With the Toffees in serious decline and the former Reds boss facing a barrage of flak from his first day in charge, Benitez always had a mountain to climb and though he was hardly without faults, his failure at Goodison can largely be put down to a hopeless mismatch.

Instead, Premier League chairman hoping for fresh impetus will focus on his different kinds of success at Liverpool and Newcastle, with his fine work in the North-East of particular interest to any side skirting the relegation plughole.

On a limited budget and with a limited squad, the highly experienced coach managed consecutive mid-table finishes. 

Ole Gunnar Solskjaer

Scorched by his time at Old Trafford, that saw him derided and diminished, the amiable Norwegian is presently taking some time out and considering his options.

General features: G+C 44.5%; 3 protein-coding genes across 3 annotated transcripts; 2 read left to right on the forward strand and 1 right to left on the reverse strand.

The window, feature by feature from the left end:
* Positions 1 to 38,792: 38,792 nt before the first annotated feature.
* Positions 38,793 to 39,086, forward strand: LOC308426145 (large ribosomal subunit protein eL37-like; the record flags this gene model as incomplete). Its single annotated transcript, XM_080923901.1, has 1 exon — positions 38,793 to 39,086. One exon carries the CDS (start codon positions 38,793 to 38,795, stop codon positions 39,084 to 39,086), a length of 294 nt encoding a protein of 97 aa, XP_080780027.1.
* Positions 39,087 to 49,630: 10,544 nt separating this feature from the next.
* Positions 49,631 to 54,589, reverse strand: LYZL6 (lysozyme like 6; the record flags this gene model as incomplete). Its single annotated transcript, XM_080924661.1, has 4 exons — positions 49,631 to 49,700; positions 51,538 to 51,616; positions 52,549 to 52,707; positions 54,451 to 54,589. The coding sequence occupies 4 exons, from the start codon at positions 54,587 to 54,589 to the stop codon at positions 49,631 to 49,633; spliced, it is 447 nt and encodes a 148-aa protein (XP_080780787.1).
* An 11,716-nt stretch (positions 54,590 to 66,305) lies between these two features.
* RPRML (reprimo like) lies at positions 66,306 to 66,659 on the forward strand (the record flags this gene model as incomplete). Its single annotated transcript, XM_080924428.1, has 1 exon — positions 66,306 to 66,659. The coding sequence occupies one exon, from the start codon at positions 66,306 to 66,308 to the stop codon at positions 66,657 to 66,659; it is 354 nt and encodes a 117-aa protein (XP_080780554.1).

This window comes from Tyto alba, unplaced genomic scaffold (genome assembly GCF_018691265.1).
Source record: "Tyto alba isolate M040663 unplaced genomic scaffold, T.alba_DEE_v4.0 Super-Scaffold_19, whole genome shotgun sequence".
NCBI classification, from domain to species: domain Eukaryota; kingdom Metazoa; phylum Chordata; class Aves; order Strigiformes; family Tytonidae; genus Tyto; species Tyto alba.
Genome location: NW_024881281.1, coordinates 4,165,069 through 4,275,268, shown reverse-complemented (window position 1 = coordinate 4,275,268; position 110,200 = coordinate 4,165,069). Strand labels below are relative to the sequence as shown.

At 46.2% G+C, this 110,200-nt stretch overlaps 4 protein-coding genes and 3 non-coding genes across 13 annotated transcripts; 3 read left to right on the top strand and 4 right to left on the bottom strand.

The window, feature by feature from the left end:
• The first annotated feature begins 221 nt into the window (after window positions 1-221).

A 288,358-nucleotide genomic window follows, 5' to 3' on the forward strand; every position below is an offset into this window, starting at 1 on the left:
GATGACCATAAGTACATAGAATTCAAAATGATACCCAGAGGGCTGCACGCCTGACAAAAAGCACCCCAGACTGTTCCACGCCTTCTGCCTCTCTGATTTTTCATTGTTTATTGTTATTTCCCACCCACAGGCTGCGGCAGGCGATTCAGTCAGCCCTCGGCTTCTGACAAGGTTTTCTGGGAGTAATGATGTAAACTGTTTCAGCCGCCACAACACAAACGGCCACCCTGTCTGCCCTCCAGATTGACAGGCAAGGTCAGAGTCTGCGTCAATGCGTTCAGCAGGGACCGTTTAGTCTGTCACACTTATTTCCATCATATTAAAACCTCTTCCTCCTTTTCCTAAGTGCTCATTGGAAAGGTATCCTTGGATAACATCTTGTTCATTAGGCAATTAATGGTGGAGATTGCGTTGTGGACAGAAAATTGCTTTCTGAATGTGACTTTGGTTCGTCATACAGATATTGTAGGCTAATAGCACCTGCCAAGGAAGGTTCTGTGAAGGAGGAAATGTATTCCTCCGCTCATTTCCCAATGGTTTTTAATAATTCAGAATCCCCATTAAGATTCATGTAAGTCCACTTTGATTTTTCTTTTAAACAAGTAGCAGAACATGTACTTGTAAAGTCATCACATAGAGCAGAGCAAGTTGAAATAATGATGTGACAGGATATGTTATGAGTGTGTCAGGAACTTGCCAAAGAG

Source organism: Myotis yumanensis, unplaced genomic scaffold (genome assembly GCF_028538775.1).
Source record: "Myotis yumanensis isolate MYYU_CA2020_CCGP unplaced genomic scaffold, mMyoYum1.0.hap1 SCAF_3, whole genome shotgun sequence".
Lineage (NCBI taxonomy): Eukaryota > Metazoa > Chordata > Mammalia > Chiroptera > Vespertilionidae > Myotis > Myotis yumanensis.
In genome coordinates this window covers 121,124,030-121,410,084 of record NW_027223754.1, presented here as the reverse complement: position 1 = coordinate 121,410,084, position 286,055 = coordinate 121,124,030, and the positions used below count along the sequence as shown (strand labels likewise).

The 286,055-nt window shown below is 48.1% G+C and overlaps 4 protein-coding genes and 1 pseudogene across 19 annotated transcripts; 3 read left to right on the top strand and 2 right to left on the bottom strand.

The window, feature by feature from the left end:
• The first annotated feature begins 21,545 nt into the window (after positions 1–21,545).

Don’t be remotely surprised though if his managerial itch imminently returns and it’s well worth having an online football bet that Ole is in charge of a Premier League team sooner rather than later.

The reason for this is simple and not intended to diminish him further. It’s because for just shy of three years the former striker was manager of Manchester United and that alone carries a great deal of worth regardless of what transpired there.

That is not to suggest either that it was an entirely negative experience. The manner in which Solskjaer initially revitalised the club post-Mourinho will greatly appeal to top-flight chairman of clubs stuck in the mire come the autumn.

Zinedine Zidane